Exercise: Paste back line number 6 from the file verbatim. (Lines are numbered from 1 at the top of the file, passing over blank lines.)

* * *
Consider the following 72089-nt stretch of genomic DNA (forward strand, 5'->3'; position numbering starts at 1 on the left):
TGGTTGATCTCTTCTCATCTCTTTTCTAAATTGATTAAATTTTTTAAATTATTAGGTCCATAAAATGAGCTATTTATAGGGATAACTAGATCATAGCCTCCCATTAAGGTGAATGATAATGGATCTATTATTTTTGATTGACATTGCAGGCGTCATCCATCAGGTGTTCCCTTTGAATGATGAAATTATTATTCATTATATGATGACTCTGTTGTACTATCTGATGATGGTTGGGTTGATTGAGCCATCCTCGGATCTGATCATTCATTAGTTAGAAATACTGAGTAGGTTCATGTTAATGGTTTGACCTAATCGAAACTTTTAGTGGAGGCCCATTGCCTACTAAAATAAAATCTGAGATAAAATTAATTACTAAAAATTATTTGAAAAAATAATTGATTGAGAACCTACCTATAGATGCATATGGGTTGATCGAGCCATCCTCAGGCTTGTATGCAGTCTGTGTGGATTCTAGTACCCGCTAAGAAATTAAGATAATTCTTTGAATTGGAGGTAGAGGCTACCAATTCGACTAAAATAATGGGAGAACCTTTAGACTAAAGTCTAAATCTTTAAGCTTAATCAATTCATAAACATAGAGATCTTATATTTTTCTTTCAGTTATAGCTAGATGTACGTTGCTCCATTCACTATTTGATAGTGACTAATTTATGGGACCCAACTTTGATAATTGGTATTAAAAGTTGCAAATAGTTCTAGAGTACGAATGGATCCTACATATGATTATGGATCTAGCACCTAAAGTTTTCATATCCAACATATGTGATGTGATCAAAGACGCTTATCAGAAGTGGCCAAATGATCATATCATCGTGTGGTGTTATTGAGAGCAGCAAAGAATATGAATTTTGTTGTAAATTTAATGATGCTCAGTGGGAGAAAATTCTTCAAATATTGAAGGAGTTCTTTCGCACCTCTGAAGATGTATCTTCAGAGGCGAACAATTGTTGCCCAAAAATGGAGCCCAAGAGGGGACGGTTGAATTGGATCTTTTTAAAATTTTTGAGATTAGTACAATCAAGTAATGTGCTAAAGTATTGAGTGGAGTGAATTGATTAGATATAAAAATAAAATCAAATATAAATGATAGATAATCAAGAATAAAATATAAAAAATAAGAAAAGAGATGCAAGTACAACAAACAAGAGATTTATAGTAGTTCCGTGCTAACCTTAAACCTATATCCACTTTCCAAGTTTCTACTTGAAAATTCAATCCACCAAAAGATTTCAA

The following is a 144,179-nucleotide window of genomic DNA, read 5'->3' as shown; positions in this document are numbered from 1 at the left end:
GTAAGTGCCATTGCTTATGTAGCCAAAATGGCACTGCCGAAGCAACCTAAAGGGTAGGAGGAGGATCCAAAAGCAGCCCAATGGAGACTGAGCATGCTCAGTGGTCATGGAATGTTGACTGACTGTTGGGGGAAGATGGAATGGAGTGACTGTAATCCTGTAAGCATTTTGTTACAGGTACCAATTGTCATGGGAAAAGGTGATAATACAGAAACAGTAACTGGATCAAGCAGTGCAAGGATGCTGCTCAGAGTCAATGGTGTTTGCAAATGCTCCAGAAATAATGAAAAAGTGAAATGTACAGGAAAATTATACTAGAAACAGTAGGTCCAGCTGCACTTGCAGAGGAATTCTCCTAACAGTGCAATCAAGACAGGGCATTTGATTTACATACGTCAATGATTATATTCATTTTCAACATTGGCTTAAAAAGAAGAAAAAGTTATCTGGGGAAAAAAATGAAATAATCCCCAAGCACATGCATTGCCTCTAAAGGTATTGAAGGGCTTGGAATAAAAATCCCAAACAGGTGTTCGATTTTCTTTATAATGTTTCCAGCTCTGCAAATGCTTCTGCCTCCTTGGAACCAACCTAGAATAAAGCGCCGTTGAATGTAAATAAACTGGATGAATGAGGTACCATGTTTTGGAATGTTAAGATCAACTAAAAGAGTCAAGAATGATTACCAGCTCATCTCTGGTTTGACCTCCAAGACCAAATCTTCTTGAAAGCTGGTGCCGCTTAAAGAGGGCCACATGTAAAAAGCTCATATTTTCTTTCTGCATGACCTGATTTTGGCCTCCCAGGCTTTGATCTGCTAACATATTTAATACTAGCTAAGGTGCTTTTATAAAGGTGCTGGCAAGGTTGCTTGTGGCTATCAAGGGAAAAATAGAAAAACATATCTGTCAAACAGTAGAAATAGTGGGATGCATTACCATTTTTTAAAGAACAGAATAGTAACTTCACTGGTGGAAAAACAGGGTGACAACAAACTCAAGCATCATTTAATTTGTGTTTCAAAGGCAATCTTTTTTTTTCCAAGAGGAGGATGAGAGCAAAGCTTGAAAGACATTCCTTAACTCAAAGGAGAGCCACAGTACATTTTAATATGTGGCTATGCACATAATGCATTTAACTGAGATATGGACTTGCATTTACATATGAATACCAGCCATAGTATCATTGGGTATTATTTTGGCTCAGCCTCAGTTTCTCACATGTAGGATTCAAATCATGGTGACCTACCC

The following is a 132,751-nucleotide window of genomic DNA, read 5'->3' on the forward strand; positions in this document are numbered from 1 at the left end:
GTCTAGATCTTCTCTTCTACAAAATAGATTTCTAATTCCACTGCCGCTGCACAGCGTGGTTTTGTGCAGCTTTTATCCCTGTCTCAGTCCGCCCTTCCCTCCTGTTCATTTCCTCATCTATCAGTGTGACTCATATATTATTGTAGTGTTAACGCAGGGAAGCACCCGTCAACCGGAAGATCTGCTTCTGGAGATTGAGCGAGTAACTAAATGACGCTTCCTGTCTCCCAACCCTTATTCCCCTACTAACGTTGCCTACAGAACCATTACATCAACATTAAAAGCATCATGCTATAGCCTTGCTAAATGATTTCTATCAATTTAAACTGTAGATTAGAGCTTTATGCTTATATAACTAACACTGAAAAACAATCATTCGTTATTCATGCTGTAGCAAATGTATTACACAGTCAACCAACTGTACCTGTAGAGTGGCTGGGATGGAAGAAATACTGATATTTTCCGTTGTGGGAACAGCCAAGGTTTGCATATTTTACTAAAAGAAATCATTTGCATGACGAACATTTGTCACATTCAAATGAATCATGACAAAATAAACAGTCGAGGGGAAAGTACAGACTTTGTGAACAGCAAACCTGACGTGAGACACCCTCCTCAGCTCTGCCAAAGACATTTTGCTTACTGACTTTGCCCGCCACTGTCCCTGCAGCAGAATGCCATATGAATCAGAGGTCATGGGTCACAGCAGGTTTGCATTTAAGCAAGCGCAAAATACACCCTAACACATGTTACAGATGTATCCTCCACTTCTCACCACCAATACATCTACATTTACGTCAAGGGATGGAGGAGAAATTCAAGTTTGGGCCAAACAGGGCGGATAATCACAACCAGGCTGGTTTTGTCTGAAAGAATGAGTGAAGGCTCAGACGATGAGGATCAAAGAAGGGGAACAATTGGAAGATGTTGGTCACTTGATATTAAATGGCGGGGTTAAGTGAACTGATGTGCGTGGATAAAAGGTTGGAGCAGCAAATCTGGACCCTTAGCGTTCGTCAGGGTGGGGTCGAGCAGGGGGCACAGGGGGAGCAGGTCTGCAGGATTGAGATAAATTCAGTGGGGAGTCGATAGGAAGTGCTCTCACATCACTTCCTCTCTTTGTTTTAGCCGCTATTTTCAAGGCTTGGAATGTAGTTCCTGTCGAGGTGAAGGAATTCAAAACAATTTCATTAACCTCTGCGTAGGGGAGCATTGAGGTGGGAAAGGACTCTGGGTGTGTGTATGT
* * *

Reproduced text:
GTCTAGATCTTCTCTTCTACAAAATAGATTTCTAATTCCACTGCCGCTGCACAGCGTGGTTTTGTGCAGCTTTTATCCCTGTCTCAGTCCGCCCTTCCCTCCTGTTCATTTCCTCATCTATCAGTGTGACTCATATATTATTGTAGTGTTAACGCAGGGAAGCACCCGTCAACCGGAAGATCTGCTTCTGGAGATTGAGCGAGTAACTAAATGACGCTTCCTGTCTCCCAACCCTTATTCCCCTACTAACGTTGCCTACAGAACCATTACATCAACATTAAAAGCATCATGCTATAGCCTTGCTAAATGATTTCTATCAATTTAAACTGTAGATTAGAGCTTTATGCTTATATAACTAACACTGAAAAACAATCATTCGTTATTCATGCTGTAGCAAATGTATTACACAGTCAACCAACTGTACCTGTAGAGTGGCTGGGATGGAAGAAATACTGATATTTTCCGTTGTGGGAACAGCCAAGGTTTGCATATTTTACTAAAAGAAATCATTTGCATGACGAACATTTGTCACATTCAAATGAATCATGACAAAATAAACAGTCGAGGGGAAAGTACAGACTTTGTGAACAGCAAACCTGACGTGAGACACCCTCCTCAGCTCTGCCAAAGACATTTTGCTTACTGACTTTGCCCGCCACTGTCCCTGCAGCAGAATGCCATATGAATCAGAGGTCATGGGTCACAGCAGGTTTGCATTTAAGCAAGCGCAAAATACACCCTAACACATGTTACAGATGTATCCTCCACTTCTCACCACCAATACATCTACATTTACGTCAAGGGATGGAGGAGAAATTCAAGTTTGGGCCAAACAGGGCGGATAATCACAACCAGGCTGGTTTTGTCTGAAAGAATGAGTGAAGGCTCAGACGATGAGGATCAAAGAAGGGGAACAATTGGAAGATGTTGGTCACTTGATATTAAATGGCGGGGTTAAGTGAACTGATGTGCGTGGATAAAAGGTTGGAGCAGCAAATCTGGACCCTTAGCGTTCGTCAGGGTGGGGTCGAGCAGGGGGCACAGGGGGAGCAGGTCTGCAGGATTGAGATAAATTCAGTGGGGAGTCGATAGGAAGTGCTCTCACATCACTTCCTCTCTTTGTTTTAGCCGCTATTTTCAAGGCTTGGAATGTAGTTCCTGTCGAGGTGAAGGAATTCAAAACAATTTCATTAACCTCTGCGTAGGGGAGCATTGAGGTGGGAAAGGACTCTGGGTGTGTGTATGT